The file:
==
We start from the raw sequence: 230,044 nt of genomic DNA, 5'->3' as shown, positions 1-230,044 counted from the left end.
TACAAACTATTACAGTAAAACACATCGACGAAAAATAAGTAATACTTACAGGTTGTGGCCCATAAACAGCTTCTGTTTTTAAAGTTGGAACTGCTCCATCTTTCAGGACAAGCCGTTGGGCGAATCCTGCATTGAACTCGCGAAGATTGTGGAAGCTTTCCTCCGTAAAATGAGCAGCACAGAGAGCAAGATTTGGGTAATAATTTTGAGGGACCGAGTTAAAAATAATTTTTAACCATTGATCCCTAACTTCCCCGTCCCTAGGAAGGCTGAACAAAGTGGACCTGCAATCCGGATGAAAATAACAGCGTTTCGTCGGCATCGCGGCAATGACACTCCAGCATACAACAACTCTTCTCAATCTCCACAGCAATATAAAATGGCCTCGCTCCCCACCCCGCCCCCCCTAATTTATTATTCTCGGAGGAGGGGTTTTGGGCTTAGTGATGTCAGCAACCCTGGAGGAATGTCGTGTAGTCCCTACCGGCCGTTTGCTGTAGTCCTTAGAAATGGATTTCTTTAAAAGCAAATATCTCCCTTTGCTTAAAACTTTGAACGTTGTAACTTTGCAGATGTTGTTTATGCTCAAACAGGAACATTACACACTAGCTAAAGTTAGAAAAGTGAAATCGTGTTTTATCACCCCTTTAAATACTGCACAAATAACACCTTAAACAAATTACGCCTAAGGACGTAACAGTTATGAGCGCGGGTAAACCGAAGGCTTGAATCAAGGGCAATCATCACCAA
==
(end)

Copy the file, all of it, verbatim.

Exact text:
We start from the raw sequence: 230,044 nt of genomic DNA, 5'->3' as shown, positions 1-230,044 counted from the left end.
TACAAACTATTACAGTAAAACACATCGACGAAAAATAAGTAATACTTACAGGTTGTGGCCCATAAACAGCTTCTGTTTTTAAAGTTGGAACTGCTCCATCTTTCAGGACAAGCCGTTGGGCGAATCCTGCATTGAACTCGCGAAGATTGTGGAAGCTTTCCTCCGTAAAATGAGCAGCACAGAGAGCAAGATTTGGGTAATAATTTTGAGGGACCGAGTTAAAAATAATTTTTAACCATTGATCCCTAACTTCCCCGTCCCTAGGAAGGCTGAACAAAGTGGACCTGCAATCCGGATGAAAATAACAGCGTTTCGTCGGCATCGCGGCAATGACACTCCAGCATACAACAACTCTTCTCAATCTCCACAGCAATATAAAATGGCCTCGCTCCCCACCCCGCCCCCCCTAATTTATTATTCTCGGAGGAGGGGTTTTGGGCTTAGTGATGTCAGCAACCCTGGAGGAATGTCGTGTAGTCCCTACCGGCCGTTTGCTGTAGTCCTTAGAAATGGATTTCTTTAAAAGCAAATATCTCCCTTTGCTTAAAACTTTGAACGTTGTAACTTTGCAGATGTTGTTTATGCTCAAACAGGAACATTACACACTAGCTAAAGTTAGAAAAGTGAAATCGTGTTTTATCACCCCTTTAAATACTGCACAAATAACACCTTAAACAAATTACGCCTAAGGACGTAACAGTTATGAGCGCGGGTAAACCGAAGGCTTGAATCAAGGGCAATCATCACCAA